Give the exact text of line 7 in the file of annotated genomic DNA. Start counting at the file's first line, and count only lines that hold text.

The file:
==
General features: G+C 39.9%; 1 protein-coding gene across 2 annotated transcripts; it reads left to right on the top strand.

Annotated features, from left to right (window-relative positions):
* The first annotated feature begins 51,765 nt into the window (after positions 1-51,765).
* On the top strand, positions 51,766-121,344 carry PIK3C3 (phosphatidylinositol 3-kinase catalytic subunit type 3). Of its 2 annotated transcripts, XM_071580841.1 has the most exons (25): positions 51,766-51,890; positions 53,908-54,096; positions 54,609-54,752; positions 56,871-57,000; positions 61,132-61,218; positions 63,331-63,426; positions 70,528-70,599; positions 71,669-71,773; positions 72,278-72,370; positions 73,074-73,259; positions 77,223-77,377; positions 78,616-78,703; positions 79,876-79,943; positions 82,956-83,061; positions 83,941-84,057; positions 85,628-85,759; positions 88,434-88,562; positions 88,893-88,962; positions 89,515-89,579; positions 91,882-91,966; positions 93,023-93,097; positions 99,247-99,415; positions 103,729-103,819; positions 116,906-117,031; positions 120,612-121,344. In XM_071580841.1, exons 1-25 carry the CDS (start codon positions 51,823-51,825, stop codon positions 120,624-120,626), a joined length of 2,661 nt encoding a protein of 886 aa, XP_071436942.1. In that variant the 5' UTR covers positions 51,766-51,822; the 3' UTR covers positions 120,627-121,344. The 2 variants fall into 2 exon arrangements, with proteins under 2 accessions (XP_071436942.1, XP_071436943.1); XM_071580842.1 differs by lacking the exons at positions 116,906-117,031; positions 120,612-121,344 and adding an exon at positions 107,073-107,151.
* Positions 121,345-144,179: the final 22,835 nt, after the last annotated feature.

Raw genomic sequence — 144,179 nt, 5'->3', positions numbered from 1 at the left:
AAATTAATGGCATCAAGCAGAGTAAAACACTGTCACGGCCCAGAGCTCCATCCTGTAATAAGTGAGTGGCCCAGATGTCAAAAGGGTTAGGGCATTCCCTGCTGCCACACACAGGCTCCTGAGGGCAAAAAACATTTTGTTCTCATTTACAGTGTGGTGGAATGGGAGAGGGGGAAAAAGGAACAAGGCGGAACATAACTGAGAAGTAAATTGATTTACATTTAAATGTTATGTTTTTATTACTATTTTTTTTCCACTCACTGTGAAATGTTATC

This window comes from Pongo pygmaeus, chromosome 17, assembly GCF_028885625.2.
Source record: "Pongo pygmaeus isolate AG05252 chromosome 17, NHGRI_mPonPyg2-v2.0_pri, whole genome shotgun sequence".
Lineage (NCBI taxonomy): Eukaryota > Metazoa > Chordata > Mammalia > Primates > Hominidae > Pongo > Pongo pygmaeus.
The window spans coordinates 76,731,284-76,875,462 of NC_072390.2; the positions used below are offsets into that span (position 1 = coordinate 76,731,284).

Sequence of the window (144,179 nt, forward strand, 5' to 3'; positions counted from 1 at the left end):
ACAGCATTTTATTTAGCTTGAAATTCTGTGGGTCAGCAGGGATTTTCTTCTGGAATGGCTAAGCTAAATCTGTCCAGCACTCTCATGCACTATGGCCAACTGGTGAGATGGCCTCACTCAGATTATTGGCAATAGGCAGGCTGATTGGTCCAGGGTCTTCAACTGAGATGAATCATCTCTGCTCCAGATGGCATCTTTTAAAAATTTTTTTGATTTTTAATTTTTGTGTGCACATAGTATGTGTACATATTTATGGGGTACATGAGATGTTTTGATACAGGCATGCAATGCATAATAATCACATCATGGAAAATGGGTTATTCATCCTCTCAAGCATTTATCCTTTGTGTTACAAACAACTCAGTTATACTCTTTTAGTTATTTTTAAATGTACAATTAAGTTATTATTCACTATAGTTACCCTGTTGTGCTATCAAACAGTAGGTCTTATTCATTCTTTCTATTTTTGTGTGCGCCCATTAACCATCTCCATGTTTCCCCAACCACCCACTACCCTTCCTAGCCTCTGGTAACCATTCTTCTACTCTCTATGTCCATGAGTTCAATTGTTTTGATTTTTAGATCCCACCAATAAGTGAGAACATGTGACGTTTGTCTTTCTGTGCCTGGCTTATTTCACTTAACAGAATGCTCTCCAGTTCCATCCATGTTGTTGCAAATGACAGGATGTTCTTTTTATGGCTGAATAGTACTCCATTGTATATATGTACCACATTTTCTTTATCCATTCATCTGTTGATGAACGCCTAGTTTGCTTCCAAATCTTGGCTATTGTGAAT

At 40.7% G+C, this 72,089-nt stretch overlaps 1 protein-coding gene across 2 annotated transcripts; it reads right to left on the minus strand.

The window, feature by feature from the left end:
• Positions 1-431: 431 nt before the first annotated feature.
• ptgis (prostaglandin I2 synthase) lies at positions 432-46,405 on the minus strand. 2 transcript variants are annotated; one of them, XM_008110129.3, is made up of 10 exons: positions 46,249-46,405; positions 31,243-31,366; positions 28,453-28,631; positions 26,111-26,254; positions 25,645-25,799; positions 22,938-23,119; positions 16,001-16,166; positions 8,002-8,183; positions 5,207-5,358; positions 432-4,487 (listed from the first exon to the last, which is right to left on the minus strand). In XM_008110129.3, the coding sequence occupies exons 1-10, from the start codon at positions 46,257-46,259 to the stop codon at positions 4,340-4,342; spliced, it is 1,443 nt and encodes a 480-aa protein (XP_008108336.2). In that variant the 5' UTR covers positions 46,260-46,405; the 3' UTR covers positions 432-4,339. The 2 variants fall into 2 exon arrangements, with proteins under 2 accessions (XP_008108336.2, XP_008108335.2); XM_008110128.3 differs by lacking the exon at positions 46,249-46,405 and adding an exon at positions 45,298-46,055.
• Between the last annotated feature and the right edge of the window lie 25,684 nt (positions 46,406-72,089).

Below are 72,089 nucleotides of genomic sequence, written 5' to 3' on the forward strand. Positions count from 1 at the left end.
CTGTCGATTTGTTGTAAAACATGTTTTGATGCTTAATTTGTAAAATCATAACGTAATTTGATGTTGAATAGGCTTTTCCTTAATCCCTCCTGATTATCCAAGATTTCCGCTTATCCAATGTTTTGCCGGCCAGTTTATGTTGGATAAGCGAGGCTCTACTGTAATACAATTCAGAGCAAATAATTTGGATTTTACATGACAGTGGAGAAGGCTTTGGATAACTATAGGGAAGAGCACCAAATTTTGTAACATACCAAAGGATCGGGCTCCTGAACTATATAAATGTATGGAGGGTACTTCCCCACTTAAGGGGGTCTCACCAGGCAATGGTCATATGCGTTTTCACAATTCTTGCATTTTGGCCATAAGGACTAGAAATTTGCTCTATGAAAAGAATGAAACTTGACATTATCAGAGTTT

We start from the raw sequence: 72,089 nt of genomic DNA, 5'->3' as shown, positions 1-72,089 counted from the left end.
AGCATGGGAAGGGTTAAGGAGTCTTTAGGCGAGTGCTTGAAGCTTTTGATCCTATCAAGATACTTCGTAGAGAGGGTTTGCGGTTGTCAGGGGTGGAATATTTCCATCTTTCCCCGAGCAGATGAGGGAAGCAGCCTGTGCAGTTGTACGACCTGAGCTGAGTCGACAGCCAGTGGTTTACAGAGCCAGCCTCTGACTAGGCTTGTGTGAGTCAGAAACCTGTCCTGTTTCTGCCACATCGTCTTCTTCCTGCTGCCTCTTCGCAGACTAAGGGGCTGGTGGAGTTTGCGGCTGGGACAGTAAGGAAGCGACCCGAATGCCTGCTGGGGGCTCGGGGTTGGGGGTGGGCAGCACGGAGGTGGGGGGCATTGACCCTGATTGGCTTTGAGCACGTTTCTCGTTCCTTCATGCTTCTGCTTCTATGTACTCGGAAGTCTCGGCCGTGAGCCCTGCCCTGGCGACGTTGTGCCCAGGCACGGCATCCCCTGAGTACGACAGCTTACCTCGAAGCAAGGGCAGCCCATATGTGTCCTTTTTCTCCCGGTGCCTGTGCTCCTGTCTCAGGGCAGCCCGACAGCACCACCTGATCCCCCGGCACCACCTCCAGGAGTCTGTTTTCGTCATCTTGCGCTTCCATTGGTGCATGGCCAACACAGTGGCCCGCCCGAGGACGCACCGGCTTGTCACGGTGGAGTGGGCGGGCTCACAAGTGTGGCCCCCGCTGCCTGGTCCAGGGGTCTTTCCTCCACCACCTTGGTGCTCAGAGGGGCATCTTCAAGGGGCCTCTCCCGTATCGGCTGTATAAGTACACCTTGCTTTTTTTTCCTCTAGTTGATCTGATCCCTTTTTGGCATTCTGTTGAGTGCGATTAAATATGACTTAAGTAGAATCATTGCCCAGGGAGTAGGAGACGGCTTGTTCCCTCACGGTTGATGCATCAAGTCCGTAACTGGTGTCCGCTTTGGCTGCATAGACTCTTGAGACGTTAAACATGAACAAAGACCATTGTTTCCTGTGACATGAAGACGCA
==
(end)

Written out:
AAATTAATGGCATCAAGCAGAGTAAAACACTGTCACGGCCCAGAGCTCCATCCTGTAATAAGTGAGTGGCCCAGATGTCAAAAGGGTTAGGGCATTCCCTGCTGCCACACACAGGCTCCTGAGGGCAAAAAACATTTTGTTCTCATTTACAGTGTGGTGGAATGGGAGAGGGGGAAAAAGGAACAAGGCGGAACATAACTGAGAAGTAAATTGATTTACATTTAAATGTTATGTTTTTATTACTATTTTTTTTCCACTCACTGTGAAATGTTATC